A Federal Government Shared Service Success Story: Buyandsell.gc.caKen McMillan, PMP, CISSP, ITIL, MIPIS, PCIP
schedule 7 months agoSold Out!
Phoenix, the federal government’s pay modernization initiative, aptly illustrates the federal government’s challenges with successfully deploying shared services. Phoenix, Shared Travel Services, and the Government of Canada Marketplace demonstrate that traditional waterfall project management coupled with an excessive emphasis on specifications can exacerbate risk and produce less-than-ideal results.
On schedule and on budget, Buyandsell.gc.ca began hosting the Government Electronic Tendering Services on June 1 2013. The shared services offered on Buyandsell.gc.ca help more than 80,000 private sector suppliers and buyers representing more than 90 federal departments and agencies to focus on doing business, instead of figuring out how to do business. Buyandsell.gc.ca hosts more than 1 million page views per month.
Buyandsell.gc.ca constitutes a series of successful transformation projects. These projects are a possible template for transforming government services to citizens. However, in the Buyandsell.gc.ca case, leading stakeholders never considered transformation their goal and at no time was their work managed as a transformation project.
Buyandsell.gc.ca is the result of an iterative process of discovery. The team asked open questions and was open to all possible answers. They eschewed traditional requirements definition and delivered incremental improvements guided by a strategic intent: to improve the user experience of tender management. By allowing tender creators and consumers to validate the improvements via real systems, and by accepting a long-term process of continued short-term iteration, a transformed system was made operational. That system is built upon loosely coupled foundation (platform) components that can be added to in order to deliver additional services without impacting Buyandsell.gc.ca itself.
While this approach remains unfamiliar to many in the federal government, it is based upon Agile methodologies widely used in the private sector. These techniques present a lower risk than the waterfall project management approach (the National Project Management System) traditionally use for federal government projects.
This presentation summarizes key Lessons Learned in the conception, design, implementation, and delivery of Buyandsell.gc.ca. It references best Agile practices in relation to its achievements.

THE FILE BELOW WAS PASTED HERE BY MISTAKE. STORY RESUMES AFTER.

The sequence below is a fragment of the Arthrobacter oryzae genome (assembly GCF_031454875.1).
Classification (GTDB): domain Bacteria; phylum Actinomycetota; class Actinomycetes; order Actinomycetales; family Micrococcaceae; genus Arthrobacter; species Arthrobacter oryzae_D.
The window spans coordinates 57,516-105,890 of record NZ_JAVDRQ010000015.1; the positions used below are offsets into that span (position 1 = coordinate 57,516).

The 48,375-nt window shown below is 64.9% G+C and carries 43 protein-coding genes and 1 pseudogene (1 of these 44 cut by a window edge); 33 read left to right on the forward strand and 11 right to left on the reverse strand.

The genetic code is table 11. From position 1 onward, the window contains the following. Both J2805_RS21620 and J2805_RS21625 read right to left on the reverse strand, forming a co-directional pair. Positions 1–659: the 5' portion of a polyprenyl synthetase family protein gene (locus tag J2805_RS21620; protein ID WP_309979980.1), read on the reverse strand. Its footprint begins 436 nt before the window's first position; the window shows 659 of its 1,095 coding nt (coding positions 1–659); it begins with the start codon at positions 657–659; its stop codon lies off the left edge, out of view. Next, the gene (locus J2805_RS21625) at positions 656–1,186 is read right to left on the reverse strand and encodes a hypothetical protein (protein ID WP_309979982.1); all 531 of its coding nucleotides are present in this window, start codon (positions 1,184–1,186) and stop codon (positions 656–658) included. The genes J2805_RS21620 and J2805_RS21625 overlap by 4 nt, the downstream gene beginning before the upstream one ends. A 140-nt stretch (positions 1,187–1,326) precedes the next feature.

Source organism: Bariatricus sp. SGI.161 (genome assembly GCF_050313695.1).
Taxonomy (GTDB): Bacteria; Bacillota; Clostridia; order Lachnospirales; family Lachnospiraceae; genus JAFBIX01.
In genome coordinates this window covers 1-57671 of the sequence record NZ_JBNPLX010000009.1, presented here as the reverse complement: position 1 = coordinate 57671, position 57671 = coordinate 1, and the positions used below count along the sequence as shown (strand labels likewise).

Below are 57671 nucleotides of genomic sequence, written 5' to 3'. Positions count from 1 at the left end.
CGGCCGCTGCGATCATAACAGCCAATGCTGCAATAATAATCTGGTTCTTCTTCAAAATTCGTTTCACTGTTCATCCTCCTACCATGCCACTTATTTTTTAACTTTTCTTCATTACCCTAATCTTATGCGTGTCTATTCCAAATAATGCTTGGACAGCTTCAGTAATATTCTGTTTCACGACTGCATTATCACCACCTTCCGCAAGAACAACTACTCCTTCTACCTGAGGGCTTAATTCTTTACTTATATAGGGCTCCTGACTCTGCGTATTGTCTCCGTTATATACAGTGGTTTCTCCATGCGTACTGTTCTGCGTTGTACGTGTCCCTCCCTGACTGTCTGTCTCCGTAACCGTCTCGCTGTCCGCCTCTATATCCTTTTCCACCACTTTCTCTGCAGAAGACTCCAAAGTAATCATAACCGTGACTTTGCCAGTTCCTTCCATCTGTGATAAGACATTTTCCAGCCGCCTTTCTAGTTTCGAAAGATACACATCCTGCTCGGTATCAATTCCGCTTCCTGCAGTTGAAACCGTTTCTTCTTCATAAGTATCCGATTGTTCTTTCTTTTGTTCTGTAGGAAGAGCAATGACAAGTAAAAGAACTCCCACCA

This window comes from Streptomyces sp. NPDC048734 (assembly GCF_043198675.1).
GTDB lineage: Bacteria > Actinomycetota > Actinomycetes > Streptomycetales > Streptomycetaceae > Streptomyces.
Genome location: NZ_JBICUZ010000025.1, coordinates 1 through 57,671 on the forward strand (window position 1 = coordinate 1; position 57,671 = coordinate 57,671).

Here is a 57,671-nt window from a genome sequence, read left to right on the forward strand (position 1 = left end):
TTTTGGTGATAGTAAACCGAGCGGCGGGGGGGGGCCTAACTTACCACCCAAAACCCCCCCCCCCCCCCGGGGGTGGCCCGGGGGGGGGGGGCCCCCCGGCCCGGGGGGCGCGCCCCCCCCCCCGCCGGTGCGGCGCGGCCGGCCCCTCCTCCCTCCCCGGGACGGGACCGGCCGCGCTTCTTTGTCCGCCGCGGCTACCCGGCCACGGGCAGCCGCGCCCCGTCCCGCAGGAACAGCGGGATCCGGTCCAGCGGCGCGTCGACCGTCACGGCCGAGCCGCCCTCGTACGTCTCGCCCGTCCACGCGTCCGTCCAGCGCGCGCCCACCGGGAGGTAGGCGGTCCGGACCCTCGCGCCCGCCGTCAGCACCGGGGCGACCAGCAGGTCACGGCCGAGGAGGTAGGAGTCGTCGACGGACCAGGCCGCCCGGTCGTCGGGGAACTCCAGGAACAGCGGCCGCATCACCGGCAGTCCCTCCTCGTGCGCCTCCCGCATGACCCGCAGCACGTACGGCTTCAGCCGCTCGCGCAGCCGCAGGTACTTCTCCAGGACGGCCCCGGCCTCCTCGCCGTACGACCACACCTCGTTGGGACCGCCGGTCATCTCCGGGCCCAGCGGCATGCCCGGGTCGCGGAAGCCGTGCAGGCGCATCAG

Embracing Vulnerability - Exploring WellbeingMarie-Christine Legault
schedule 6 months agoSold Out!
My experience report is based on many years of collaborating with PEOPLE....and learning how to really collaborate better.
Being authentic is a place I dial into when I am true to myself. It's about the choice to show up and be real. This allows vulnerability to be present and it's a choice we can make every day.
I call it being honest - with ourselves and with others.
This experience report will step beyond traditional Agile Values ... and share what I discovered with clients, global organizations and the United Nations - the presentation/experience report has (ups and downs) -
Let's explore useful learnings about agile and human techniques to help participants gain insight and develop important skills with the people and the teams you encounter - let's explore wellbeing!
I was at Agile2016 in Atlanta to present this year an experience report about Agile Marketing - the most important outcome from this conference for me - was the number of people who wanted to talk to me after my presentation about:
Vulnerability, happiness, trusting ourselves, wellbeing, speed to market and how to talk to clients, clients -clients!!
This talk is centered around client servicing, client solution making, relationship development stages and collaborative drivers.
Marie-Christine’s personal hands on client experience and project management will provide participants a unique outlook on process, and discover how to bridge the gap between PEOLE (client, executives, stakeholders, teams) and the business. It’s a fundamental shift in mindset. Instead of focusing on what you can sell or deliver, the focus is shifted to what are the needs while leveraging rapid iterations for maximum output and trust.
Few of us consciously choose vulnerability.
Why? The stakes are too high.